It’s official: our honey bees are some of the healthiest in the world

By Greta VellaJanuary 14th, 2016

According to a new CSIRO survey, Australia can now proudly call itself home to one of the healthiest populations of European honey bees in the world.
A honey bee on a purple flower

Brimming with health: Australia’s honey bees are among the healthiest.

Australians love the flora and fauna bustling within their landscape and it turns out honey bees love it too.

Australia can now proudly call itself home to one of the healthiest European honey bee (Apis mellifera) populations in the world. A recent national bee survey led by CSIRO’s John Roberts screened 1,240 hives of 155 apiaries in various locations across Australia and has provided the first national account of honey bee health.

The survey team used molecular testing to detect for the presence of 10 different honeybee viruses and by inspecting apiaries across Australia, were able to track the spread of the viruses. Their results show Australia is free of several harmful pathogens affecting bee populations overseas. Neither the devastating Deformed wing virus (DWV) nor the parasitic Varroa mite that transmits DWV were found during this first national survey of bee pathogens.

And this isn’t just good news for the bees.

Our healthy honey bees play a vital role in the food chain, pollinating fruits and vegetables that we rely on for our daily nutritional intake. The effective pollination of wild and cultivated plants not only benefits our nutritional intake but reduces the cost of fruit and vegetable production. Proper pollination speeds up the growth of plants to maturity and enhances yield sizes, leading to production efficiencies.

What’s next for our honey bees?

Close up of red brown coloured mite

A Varroa mite (Varroa destructor) on the head of a bee nymph. Image: Gilles San Martin/Flickr

Despite their high rank in the health charts, Australia’s honey bees could still become compromised should Varroa mites and DWV arrive. Australia’s geographic isolation has prevented the entrance of the dreaded mite into the country so far. However, biosecurity researchers believe that it will arrive here eventually; it’s just a matter of when.

The Varroa mite exists in regions as close such as New Zealand and Papua New Guinea, serving as the biggest area of threat for our honey bees. Attentions are focused on the Varroa mite as the most effective remedy against DWV is management of the mites that carry the virus.

Australia’s quarantine service and national sentinel hive programs assist in safeguarding honey bee health by intercepting bee colonies and the mites they carry at the border. With Varroa mite threats inevitable, the rapid detection of incursions will be critical for eradication to be possible.

The national sentinel hive program continues to improve Australia’s capacity to detect and respond to incursions early on so we’re prepared when the time of arrival comes.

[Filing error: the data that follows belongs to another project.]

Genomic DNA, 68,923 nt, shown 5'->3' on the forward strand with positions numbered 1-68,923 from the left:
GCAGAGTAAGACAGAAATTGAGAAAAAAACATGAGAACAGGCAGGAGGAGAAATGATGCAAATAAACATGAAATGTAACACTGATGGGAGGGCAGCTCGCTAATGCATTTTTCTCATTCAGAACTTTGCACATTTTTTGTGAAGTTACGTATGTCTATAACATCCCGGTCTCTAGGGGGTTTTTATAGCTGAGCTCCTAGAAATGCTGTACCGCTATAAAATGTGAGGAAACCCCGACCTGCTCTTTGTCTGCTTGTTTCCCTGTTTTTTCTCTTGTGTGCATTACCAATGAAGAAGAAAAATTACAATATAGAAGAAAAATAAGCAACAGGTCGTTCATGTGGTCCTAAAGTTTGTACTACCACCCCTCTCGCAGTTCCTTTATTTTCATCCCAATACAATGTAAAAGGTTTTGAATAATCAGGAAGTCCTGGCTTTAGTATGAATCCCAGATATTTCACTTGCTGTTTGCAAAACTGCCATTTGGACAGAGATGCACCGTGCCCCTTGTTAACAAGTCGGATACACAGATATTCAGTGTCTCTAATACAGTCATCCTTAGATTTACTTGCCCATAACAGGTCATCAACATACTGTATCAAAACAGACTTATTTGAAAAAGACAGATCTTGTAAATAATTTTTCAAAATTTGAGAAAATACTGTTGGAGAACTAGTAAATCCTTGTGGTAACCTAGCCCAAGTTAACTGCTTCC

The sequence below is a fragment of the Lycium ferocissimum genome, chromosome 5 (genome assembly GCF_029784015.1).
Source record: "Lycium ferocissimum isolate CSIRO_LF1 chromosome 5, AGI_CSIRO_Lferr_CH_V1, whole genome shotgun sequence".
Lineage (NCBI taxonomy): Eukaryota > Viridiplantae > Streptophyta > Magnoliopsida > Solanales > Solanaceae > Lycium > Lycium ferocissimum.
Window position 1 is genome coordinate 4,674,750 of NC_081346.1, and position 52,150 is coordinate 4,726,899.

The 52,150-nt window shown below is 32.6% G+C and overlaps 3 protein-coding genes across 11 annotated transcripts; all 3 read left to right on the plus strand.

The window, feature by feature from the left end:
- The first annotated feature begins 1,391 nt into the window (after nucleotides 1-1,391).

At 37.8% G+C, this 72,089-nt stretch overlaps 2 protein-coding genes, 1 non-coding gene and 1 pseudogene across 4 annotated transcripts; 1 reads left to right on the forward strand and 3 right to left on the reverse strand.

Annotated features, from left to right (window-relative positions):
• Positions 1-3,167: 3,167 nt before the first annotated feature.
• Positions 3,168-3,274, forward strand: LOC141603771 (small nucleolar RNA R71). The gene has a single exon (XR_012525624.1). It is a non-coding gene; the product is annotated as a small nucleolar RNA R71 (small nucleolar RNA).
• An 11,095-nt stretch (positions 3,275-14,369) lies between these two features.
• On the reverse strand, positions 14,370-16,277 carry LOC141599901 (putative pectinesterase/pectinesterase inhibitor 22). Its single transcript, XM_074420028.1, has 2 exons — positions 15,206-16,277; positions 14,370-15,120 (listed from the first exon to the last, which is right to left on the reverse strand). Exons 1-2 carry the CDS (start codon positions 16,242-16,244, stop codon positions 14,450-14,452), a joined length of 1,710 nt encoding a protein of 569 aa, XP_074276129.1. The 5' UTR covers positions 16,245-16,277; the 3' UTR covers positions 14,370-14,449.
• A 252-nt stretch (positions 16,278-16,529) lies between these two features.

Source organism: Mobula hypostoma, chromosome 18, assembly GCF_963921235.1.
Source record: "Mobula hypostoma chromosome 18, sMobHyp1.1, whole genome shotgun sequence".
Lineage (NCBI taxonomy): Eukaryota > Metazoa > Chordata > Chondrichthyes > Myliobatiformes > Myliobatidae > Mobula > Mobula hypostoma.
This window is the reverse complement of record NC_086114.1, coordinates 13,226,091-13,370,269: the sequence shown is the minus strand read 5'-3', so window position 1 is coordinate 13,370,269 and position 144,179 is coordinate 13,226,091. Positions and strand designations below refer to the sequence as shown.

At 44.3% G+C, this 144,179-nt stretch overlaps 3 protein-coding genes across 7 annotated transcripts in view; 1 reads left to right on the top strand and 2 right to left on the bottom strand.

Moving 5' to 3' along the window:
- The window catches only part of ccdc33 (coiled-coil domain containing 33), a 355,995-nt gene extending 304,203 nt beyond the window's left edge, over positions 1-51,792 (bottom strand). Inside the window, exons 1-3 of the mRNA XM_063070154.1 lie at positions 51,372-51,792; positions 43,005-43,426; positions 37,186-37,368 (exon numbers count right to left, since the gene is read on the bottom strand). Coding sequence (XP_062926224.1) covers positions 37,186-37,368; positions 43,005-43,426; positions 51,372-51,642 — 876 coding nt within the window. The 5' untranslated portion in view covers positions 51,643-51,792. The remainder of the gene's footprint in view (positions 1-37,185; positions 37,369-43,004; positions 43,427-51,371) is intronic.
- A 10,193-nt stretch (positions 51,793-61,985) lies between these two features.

How are we preparing?

Australia’s leading bee health definitely makes us a proud nation, especially as our honey bees add nutritional value to our diets. Despite the protection secured from our nation’s isolation, we should take actions to keep our bees healthy, long into the future.

This is exactly what the Global Initiative for Honey bee Health (GIHH), an international research collaboration of researchers, beekeepers, farmers and technology companies aims to achieve by investigating viable solutions for our bees and sustainable crop pollination, ultimately making a valuable contribution to sustainable farming practices and food security.

CSIRO carried out the national survey in collaboration with the Rural Industries Research and Development Corporation (RIRDC).

More information


  1. Wondering what CSIRO view is on article in SMH re Australian honey being most contaminated in the world?

    1. Hi Cate, our research has focused on the health of the bees and any possible biosecurity issues to manage. For the best information about food safety and honey, see the Food Standards Australia New Zealand website:

  2. Confusing with this article Australian honey could be making us sick?!?
    What’s the fact please?? Check the date posted 6 days after your article January 20, 2016.

    1. Hi Yuavamaln,
      Thanks for your comment. There is an important difference in these stories, which we can clarify. Our story was about CSIRO research into the health of bees and the biosecurity issues that can affect bee health, whereas the other story is about how safe honey is for people to consume. The issue discussed in the honey story is whether honey bees (which we’ve found to be healthy) are contaminating honey with naturally occurring toxins that bees can pick up when foraging on the flowers of plants like Paterson’s curse. We have not researched this food safety issue, so the best source of information is the Food Standards Australia New Zealand website:

  3. Hi I watched a program recently regarding the best queen bees taken off the coast of Australia on an Island to keep them healthy etc. Can you tell me more or what program it was please?
    Thank you

  4. Can you provide me with – to scale pictures of bees – in different states of health? Fat bees through to ‘skinny bee’s? Apparently it is possible to see if the bee is skinny (small) or healthy? by eye?

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